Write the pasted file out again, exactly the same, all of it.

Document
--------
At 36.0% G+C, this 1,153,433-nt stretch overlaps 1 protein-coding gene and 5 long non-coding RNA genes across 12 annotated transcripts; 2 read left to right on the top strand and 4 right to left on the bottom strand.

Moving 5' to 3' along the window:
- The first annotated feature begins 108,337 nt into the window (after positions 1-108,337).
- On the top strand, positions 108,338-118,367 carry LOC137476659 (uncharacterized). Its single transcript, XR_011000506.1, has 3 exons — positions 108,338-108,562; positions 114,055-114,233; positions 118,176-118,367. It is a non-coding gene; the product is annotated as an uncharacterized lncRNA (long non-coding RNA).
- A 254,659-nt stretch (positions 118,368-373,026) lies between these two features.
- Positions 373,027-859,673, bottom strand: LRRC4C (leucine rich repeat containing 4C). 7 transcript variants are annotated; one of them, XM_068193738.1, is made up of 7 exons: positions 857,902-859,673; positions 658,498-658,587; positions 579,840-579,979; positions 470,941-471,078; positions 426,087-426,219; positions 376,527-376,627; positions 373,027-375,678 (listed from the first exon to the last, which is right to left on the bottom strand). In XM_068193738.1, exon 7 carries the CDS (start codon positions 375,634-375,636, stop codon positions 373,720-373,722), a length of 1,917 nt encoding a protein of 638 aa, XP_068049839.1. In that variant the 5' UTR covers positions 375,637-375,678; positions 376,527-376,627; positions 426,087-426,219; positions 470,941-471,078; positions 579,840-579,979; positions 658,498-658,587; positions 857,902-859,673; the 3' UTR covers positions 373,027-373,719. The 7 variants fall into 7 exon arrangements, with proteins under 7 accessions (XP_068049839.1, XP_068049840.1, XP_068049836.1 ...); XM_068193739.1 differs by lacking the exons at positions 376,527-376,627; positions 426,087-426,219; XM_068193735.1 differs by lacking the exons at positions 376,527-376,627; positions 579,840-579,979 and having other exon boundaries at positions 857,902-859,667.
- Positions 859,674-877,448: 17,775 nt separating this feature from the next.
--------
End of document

At 36.0% G+C, this 1,153,433-nt stretch overlaps 1 protein-coding gene and 5 long non-coding RNA genes across 12 annotated transcripts; 2 read left to right on the top strand and 4 right to left on the bottom strand.

Moving 5' to 3' along the window:
- The first annotated feature begins 108,337 nt into the window (after positions 1-108,337).
- On the top strand, positions 108,338-118,367 carry LOC137476659 (uncharacterized). Its single transcript, XR_011000506.1, has 3 exons — positions 108,338-108,562; positions 114,055-114,233; positions 118,176-118,367. It is a non-coding gene; the product is annotated as an uncharacterized lncRNA (long non-coding RNA).
- A 254,659-nt stretch (positions 118,368-373,026) lies between these two features.
- Positions 373,027-859,673, bottom strand: LRRC4C (leucine rich repeat containing 4C). 7 transcript variants are annotated; one of them, XM_068193738.1, is made up of 7 exons: positions 857,902-859,673; positions 658,498-658,587; positions 579,840-579,979; positions 470,941-471,078; positions 426,087-426,219; positions 376,527-376,627; positions 373,027-375,678 (listed from the first exon to the last, which is right to left on the bottom strand). In XM_068193738.1, exon 7 carries the CDS (start codon positions 375,634-375,636, stop codon positions 373,720-373,722), a length of 1,917 nt encoding a protein of 638 aa, XP_068049839.1. In that variant the 5' UTR covers positions 375,637-375,678; positions 376,527-376,627; positions 426,087-426,219; positions 470,941-471,078; positions 579,840-579,979; positions 658,498-658,587; positions 857,902-859,673; the 3' UTR covers positions 373,027-373,719. The 7 variants fall into 7 exon arrangements, with proteins under 7 accessions (XP_068049839.1, XP_068049840.1, XP_068049836.1 ...); XM_068193739.1 differs by lacking the exons at positions 376,527-376,627; positions 426,087-426,219; XM_068193735.1 differs by lacking the exons at positions 376,527-376,627; positions 579,840-579,979 and having other exon boundaries at positions 857,902-859,667.
- Positions 859,674-877,448: 17,775 nt separating this feature from the next.